Texas Abortion Law: This Is A Good Thing

Even its proponents will often be compelled to admit: This is a strange type of law.

There’s precedent for granting bounties to private citizens, and it’s very probably lawful to use the civil courts instead of criminal for enforcement in this or a similar fashion. Even if it’s not, centering a counter-argument on this point is an error anyway. Those who invented the bill in the first place are attempting to choose the ground for the next fight over what is effectively a “heartbeat law” on abortion.

Just so we can get it out of the way up front: The Not Fake News has no official stance on abortion. That’s not our place. We’re here to discuss issues, not take moral stands. When there’s a clear right and wrong, an editor might take such a stand in an opinion piece. This editor’s opinion is that abortion is presently legal and limited in the United States, and that it’s up to the citizens to determine where the limits should lie. SCOTUS has ruled, and now it’s up to Congress to change the law if they wish — or not. It’s up to each state to further define — or not.

And if Congress or a state legislature should pass a law against the will of the people, they can face the consequences of their action.

That this is a foolish move by Texas Republicans, one that will stir up a massive national reaction against their party, is plain to any but the meanest intellect, and hardly worth discussing. That the upcoming elections will swiftly convey the will of the residents of Texas to their legislature is self-evident. Likewise, we all know that both national parties will fundraise based in part on this, and a battle that’s been over for fifty years will once again be re-fought to a pointless draw during midterm elections. In the end, there will be no permanent change.

At a time when we could be discussing healthcare reform, universal basic income, free housing, and the looming collapse of both Social Security and Medicare, instead the national dialogue is focusing on something we all pretty much agree on. It’s absurd.

So why is this a good thing?

First, believe it or not, this is timely. In Roe v. Wade, a decision was made that the state has a very limited right to invade the privacy — and especially the person — of any human being. The rights of a prospective mother supersede those of an unborn child within certain limits. By extension, the same decision protects citizens from being compelled to take experimental injections; an identical principle applies, exactly as far as the rights of other human beings to live. Since the right to life is more important (in general) than the right to travel freely, but both rights are extremely important, there’s a dividing line that needs to be defined.

Second, this definition is long overdue. One would think Democrats would be opposed to forced injections if they’re opposed to forced pregnancy. One would think Libertarian-leaning Republicans, with all their rhetoric about personal freedom, would be as opposed to forced pregnancy as forced injections. And yet, the authoritarian moralists of each party are in fervent opposition to their own partisan principles on these two issues. This is an unnatural state of affairs, and a correction is inevitable.

Third, the Texas law cannot possibly stand. Already, such disparate entities as the ACLU and the Satanists have begun lawsuits and sought injunctions — the Satanic Temple on grounds of religious freedom. The present state of the public will — something that nearly eighty percent of voters agree on — is that abortion should be permitted at time of need, restricted when the fetus is a viable infant in all but geography, and debatable in between. Any merely state-level law that arbitrarily defines personhood as beginning at the first detectable heartbeat is too early for the reasonableness test, and is certainly invasive of privacy — the very question on which the Roe decision initially hinged.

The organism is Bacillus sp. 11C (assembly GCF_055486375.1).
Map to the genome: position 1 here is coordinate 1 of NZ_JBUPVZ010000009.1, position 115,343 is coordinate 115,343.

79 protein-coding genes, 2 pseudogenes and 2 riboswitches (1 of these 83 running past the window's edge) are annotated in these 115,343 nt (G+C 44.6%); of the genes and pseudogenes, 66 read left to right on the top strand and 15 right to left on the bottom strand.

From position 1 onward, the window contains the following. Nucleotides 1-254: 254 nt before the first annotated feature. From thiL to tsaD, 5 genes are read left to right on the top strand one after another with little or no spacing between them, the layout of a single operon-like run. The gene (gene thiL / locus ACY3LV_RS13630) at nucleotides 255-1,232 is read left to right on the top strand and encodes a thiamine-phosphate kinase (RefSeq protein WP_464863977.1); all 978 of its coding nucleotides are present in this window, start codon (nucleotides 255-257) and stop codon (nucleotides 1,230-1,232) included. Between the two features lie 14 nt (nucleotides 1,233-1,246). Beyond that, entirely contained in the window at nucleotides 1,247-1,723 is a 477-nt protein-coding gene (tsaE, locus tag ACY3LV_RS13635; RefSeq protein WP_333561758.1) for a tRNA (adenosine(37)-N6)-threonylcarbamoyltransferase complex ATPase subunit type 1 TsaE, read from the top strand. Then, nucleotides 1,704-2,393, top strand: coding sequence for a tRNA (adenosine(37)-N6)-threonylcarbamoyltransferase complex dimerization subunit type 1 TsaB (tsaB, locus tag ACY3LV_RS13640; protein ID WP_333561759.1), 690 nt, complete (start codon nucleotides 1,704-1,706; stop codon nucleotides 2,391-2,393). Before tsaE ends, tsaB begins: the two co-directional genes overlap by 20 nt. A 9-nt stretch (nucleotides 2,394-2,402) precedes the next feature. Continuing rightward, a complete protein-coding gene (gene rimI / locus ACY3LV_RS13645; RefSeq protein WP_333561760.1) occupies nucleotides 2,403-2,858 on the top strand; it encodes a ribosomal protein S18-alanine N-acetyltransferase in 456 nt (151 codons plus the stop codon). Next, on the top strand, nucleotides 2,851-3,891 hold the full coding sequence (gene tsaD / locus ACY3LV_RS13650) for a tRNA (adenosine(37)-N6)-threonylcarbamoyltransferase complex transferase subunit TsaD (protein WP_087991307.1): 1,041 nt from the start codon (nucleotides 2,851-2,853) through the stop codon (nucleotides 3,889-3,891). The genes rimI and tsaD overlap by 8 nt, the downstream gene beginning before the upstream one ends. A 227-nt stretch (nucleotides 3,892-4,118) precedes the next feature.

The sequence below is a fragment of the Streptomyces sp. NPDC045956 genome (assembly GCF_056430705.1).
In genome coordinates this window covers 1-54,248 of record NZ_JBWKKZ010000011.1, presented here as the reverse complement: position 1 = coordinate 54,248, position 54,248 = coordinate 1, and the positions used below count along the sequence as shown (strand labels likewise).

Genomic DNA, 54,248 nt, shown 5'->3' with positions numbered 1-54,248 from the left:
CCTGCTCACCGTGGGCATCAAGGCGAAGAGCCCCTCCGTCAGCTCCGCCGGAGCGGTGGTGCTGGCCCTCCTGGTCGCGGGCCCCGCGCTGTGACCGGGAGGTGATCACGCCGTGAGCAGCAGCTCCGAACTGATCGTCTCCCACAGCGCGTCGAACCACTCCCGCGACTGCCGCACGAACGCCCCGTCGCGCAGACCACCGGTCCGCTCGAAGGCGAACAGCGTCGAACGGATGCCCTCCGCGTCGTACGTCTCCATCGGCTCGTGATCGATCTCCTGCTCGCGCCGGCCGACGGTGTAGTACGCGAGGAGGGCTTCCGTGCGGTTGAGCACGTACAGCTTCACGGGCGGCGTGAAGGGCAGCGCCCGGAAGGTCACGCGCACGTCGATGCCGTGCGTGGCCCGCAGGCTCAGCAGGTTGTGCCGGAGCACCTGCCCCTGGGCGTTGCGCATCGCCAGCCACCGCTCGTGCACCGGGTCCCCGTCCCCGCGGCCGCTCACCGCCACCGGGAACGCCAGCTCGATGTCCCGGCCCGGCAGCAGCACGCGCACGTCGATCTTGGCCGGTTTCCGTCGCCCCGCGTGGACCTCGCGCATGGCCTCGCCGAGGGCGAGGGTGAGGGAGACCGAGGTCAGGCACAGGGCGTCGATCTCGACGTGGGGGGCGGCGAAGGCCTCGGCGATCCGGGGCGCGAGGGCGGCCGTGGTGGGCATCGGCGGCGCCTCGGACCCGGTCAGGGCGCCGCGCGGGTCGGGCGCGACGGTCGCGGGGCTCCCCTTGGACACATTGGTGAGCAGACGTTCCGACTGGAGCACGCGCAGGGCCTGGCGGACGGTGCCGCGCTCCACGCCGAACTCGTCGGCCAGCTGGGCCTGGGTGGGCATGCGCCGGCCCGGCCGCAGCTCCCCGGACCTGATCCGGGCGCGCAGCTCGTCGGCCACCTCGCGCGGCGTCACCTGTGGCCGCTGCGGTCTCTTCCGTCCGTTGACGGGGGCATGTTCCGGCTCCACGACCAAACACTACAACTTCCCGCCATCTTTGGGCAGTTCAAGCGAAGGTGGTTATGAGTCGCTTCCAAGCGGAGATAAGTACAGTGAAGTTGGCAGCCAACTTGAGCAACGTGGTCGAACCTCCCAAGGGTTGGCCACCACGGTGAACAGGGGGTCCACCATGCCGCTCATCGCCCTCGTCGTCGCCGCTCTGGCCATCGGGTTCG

If this pointless and ultimately futile debate is ever to be set to rest, we need these questions to arise from time to time so that the collective will of the people can express itself, and so that the state of our present law can be further defined. If, as I confidently expect, the courts of Texas strike down the new law as unconstitutional, Texas voters will nevertheless weigh in with their opinions, either reaffirming their faith in their legislature or acting to remove them. If not, the decision will pass up the chain, and again the voters will make their choice.

If SCOTUS gets the case, they will decide — again, likely striking down the law as intrinsically unconstitutional. If they do not, it will be incumbent on the American people to explain to Congress in a manner that cannot possibly be misunderstood that their will is paramount. At that time, Congress will pass a law defining the personhood of a fetus — a law which is, again, long overdue. This is true regardless of any one person’s opinion of the matter at hand, or their understanding of the will of the people.

That’s how democracy works. It’s how a republic like ours was designed to work.

And that makes it a good thing.

(PS: Republicans — If you have any dreams about retaining political relevance going forward, take note of the will of the people.)


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NOTE: Leading image was shamelessly stolen from OutsideTheBeltway.com, which hosts an excellent article on a more general version of this issue entitled “Is Texas Undemocratic?” I’d urge you to read it, if only because it’s such a good graphic.

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